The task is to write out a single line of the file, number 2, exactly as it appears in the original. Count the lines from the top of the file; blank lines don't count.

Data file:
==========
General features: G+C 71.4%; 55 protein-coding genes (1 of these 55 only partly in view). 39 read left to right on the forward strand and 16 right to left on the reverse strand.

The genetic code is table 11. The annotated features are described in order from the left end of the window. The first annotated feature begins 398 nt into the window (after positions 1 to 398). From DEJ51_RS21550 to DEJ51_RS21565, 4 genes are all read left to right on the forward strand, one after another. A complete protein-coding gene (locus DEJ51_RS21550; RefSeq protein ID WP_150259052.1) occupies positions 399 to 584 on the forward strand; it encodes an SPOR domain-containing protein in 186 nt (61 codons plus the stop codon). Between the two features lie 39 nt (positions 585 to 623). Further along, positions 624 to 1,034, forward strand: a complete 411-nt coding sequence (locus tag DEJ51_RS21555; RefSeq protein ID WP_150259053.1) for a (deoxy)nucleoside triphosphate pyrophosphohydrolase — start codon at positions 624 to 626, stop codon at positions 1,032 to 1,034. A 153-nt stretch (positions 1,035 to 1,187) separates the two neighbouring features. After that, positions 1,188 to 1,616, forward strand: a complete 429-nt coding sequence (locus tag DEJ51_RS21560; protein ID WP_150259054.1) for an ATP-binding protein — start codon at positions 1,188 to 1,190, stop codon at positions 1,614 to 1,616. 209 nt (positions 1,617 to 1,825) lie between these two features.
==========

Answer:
The genetic code is table 11. The annotated features are described in order from the left end of the window. The first annotated feature begins 398 nt into the window (after positions 1 to 398). From DEJ51_RS21550 to DEJ51_RS21565, 4 genes are all read left to right on the forward strand, one after another. A complete protein-coding gene (locus DEJ51_RS21550; RefSeq protein ID WP_150259052.1) occupies positions 399 to 584 on the forward strand; it encodes an SPOR domain-containing protein in 186 nt (61 codons plus the stop codon). Between the two features lie 39 nt (positions 585 to 623). Further along, positions 624 to 1,034, forward strand: a complete 411-nt coding sequence (locus tag DEJ51_RS21555; RefSeq protein ID WP_150259053.1) for a (deoxy)nucleoside triphosphate pyrophosphohydrolase — start codon at positions 624 to 626, stop codon at positions 1,032 to 1,034. A 153-nt stretch (positions 1,035 to 1,187) separates the two neighbouring features. After that, positions 1,188 to 1,616, forward strand: a complete 429-nt coding sequence (locus tag DEJ51_RS21560; protein ID WP_150259054.1) for an ATP-binding protein — start codon at positions 1,188 to 1,190, stop codon at positions 1,614 to 1,616. 209 nt (positions 1,617 to 1,825) lie between these two features.